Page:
What made you think of making a film that deals with the first moments after death?
I don’t know. There are always several reasons that lead you to make a film. When I was about six years old, I went to my uncle’s funeral in his village. The coffin was open and the body was presented in the living room. Every neighbour and family member could bid farewell to uncle Bogdan and even touch the body. It was an opportunity to see him one last time. Nowadays there is no such possibility. People die in hospital, they are hidden, taken from their hospital bed, and at the cemetery we see only a box with ashes. I also thought a lot about the value of human life. The reason why we are here. And what we leave behind after our death. When you think too much about final matters you end up making a film like this.
How did you shoot the ambulance scene? Were some sequences shot with a cast or was everything real-life?
We just attached the camera to the car to have good stabilization and waited for a call. But we didn’t want to be a danger to anyone’s life, so we were ready to get out quickly. We didn’t want to disturb the work of the paramedics or the person needing help. One scene was “staged” for us, because there was no permission for real-life shooting, but the people in front of the camera were real. On the film they do their everyday job on the location where they normally do it. And we set it exactly the same way as we (me and the DOP) had seen it with our eyes the day before.
Can you tell us about the character who is placed in a coffin and whose goods are put up for auction?
She’s a lonely person, without a family. After her death, the city takes care of her goods and belongings, the coffin, the funeral. There is a specific procedure. The whole film is about people like her. It isn’t important what her name is and where she lives. For me she was every man, like myself.
Why weren’t you interested in the immovable, the living space, the rooms that were emptied of their people and objects?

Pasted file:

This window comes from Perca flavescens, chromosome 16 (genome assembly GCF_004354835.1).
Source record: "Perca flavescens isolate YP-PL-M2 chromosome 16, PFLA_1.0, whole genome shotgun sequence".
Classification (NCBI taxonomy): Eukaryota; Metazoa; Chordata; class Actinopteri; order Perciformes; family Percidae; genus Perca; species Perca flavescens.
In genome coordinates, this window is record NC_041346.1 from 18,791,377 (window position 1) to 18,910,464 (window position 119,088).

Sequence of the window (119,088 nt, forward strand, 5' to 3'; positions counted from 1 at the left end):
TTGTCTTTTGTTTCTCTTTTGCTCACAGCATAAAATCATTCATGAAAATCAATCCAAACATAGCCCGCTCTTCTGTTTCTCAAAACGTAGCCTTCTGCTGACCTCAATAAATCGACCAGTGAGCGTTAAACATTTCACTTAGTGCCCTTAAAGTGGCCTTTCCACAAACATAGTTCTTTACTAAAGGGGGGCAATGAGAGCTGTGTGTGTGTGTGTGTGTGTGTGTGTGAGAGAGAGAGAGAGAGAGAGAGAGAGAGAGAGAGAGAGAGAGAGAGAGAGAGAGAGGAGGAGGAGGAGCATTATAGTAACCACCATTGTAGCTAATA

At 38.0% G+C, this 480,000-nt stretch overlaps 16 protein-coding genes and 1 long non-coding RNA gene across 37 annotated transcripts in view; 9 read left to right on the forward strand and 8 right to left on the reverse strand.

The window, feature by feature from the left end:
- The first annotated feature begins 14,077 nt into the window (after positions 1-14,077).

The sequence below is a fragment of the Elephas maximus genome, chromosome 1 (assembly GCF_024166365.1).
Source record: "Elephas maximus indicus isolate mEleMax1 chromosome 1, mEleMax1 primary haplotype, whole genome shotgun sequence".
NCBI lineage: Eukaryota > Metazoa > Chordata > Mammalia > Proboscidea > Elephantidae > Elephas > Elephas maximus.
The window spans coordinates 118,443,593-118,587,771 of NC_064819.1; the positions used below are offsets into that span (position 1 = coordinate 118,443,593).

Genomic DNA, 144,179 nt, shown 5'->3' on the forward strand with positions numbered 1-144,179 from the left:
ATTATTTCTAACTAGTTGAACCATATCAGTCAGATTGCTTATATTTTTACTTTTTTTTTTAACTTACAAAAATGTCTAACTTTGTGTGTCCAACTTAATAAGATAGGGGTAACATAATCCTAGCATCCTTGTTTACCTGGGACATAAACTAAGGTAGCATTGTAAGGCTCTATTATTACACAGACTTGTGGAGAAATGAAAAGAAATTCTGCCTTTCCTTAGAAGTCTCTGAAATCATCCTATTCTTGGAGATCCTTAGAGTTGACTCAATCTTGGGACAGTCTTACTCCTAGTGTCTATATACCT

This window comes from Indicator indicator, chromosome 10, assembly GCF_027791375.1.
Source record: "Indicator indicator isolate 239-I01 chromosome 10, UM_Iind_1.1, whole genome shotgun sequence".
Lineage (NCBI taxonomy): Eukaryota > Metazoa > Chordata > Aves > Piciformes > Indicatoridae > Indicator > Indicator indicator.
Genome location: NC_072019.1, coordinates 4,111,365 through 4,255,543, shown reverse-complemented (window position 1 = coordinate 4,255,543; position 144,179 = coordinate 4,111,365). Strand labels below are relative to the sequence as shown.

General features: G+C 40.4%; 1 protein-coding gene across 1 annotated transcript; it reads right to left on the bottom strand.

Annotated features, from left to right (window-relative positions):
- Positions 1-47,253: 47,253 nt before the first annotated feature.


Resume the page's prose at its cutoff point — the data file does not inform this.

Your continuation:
I didn’t show what happen to these places because that would be about their new life. I wanted to focus on the “life” of my protagonist. The flat is emptied, there is no trace left of the person who lived there.
Did you want the film to be entirely contemplative? How did you work on the sound?
We recorded hundred per cent of the sound on location, and kept an eye on it in postproduction. Great sound postproduction experts Tomasz Dukszta and Jan Chojnacki helped us make the sound dehumanized. Like a working factory. That was the key to sound and storytelling.
What sort of freedom would you say the short format allows?
I don’t have any experience with the long format, but in my opinion in short films you have to be more precise with narration. All frames should be important. But you can do some crazy stuff which in full length would be unbearable.
If you’ve already been to Clermont-Ferrand, could you share with us an anecdote or story from the festival? If not, what are your expectations for this year?
This will be my first time at Clermont-Ferrand. I hope to meet great filmmakers. I hope a lot of people will see my film, and if they spend a minute in silence, with deeper thoughts I will be completely happy. It will be my first international festival with this film, so I am really curious about how people will feel about it.